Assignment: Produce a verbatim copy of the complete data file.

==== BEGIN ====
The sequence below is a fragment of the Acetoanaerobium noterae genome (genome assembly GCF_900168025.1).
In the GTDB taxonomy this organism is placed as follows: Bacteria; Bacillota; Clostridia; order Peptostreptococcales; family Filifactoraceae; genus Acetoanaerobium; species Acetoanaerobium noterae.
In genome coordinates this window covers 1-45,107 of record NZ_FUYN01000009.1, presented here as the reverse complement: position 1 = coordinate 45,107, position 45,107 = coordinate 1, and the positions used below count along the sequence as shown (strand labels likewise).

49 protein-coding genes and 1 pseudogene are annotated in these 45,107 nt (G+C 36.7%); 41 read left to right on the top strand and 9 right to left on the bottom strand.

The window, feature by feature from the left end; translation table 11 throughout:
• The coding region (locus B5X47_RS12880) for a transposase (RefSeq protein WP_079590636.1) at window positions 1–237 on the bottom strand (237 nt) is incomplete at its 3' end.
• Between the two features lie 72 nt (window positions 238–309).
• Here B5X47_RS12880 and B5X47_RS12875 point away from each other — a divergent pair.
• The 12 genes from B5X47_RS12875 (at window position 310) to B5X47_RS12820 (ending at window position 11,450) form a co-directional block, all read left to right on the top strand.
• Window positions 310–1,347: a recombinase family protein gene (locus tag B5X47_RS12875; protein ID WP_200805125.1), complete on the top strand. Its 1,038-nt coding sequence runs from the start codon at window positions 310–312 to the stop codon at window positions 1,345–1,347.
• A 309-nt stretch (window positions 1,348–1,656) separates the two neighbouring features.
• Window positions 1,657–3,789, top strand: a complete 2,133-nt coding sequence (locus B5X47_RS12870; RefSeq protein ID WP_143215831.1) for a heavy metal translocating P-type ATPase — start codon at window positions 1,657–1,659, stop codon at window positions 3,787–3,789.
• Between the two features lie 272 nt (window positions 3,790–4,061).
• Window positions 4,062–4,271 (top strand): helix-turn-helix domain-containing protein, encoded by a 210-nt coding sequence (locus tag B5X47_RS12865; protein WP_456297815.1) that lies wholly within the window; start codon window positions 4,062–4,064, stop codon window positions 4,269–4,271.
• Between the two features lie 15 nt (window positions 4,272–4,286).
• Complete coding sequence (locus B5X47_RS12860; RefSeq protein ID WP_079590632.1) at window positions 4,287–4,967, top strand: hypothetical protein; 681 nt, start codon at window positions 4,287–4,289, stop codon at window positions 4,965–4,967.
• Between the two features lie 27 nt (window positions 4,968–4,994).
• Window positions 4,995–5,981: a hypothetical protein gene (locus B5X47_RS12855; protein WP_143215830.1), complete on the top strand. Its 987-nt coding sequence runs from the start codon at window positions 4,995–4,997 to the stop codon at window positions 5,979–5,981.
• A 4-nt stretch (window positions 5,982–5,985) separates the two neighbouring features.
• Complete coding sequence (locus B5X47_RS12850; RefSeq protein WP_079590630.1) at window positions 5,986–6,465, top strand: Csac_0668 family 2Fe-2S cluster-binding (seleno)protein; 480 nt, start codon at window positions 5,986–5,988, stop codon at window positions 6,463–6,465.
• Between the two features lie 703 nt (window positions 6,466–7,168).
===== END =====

The sequence below is a fragment of the Acetoanaerobium noterae genome (genome assembly GCF_900168025.1).
In the GTDB taxonomy this organism is placed as follows: Bacteria; Bacillota; Clostridia; order Peptostreptococcales; family Filifactoraceae; genus Acetoanaerobium; species Acetoanaerobium noterae.
In genome coordinates this window covers 1-45,107 of record NZ_FUYN01000009.1, presented here as the reverse complement: position 1 = coordinate 45,107, position 45,107 = coordinate 1, and the positions used below count along the sequence as shown (strand labels likewise).

49 protein-coding genes and 1 pseudogene are annotated in these 45,107 nt (G+C 36.7%); 41 read left to right on the top strand and 9 right to left on the bottom strand.

The window, feature by feature from the left end; translation table 11 throughout:
• The coding region (locus B5X47_RS12880) for a transposase (RefSeq protein WP_079590636.1) at window positions 1–237 on the bottom strand (237 nt) is incomplete at its 3' end.
• Between the two features lie 72 nt (window positions 238–309).
• Here B5X47_RS12880 and B5X47_RS12875 point away from each other — a divergent pair.
• The 12 genes from B5X47_RS12875 (at window position 310) to B5X47_RS12820 (ending at window position 11,450) form a co-directional block, all read left to right on the top strand.
• Window positions 310–1,347: a recombinase family protein gene (locus tag B5X47_RS12875; protein ID WP_200805125.1), complete on the top strand. Its 1,038-nt coding sequence runs from the start codon at window positions 310–312 to the stop codon at window positions 1,345–1,347.
• A 309-nt stretch (window positions 1,348–1,656) separates the two neighbouring features.
• Window positions 1,657–3,789, top strand: a complete 2,133-nt coding sequence (locus B5X47_RS12870; RefSeq protein ID WP_143215831.1) for a heavy metal translocating P-type ATPase — start codon at window positions 1,657–1,659, stop codon at window positions 3,787–3,789.
• Between the two features lie 272 nt (window positions 3,790–4,061).
• Window positions 4,062–4,271 (top strand): helix-turn-helix domain-containing protein, encoded by a 210-nt coding sequence (locus tag B5X47_RS12865; protein WP_456297815.1) that lies wholly within the window; start codon window positions 4,062–4,064, stop codon window positions 4,269–4,271.
• Between the two features lie 15 nt (window positions 4,272–4,286).
• Complete coding sequence (locus B5X47_RS12860; RefSeq protein ID WP_079590632.1) at window positions 4,287–4,967, top strand: hypothetical protein; 681 nt, start codon at window positions 4,287–4,289, stop codon at window positions 4,965–4,967.
• Between the two features lie 27 nt (window positions 4,968–4,994).
• Window positions 4,995–5,981: a hypothetical protein gene (locus B5X47_RS12855; protein WP_143215830.1), complete on the top strand. Its 987-nt coding sequence runs from the start codon at window positions 4,995–4,997 to the stop codon at window positions 5,979–5,981.
• A 4-nt stretch (window positions 5,982–5,985) separates the two neighbouring features.
• Complete coding sequence (locus B5X47_RS12850; RefSeq protein WP_079590630.1) at window positions 5,986–6,465, top strand: Csac_0668 family 2Fe-2S cluster-binding (seleno)protein; 480 nt, start codon at window positions 5,986–5,988, stop codon at window positions 6,463–6,465.
• Between the two features lie 703 nt (window positions 6,466–7,168).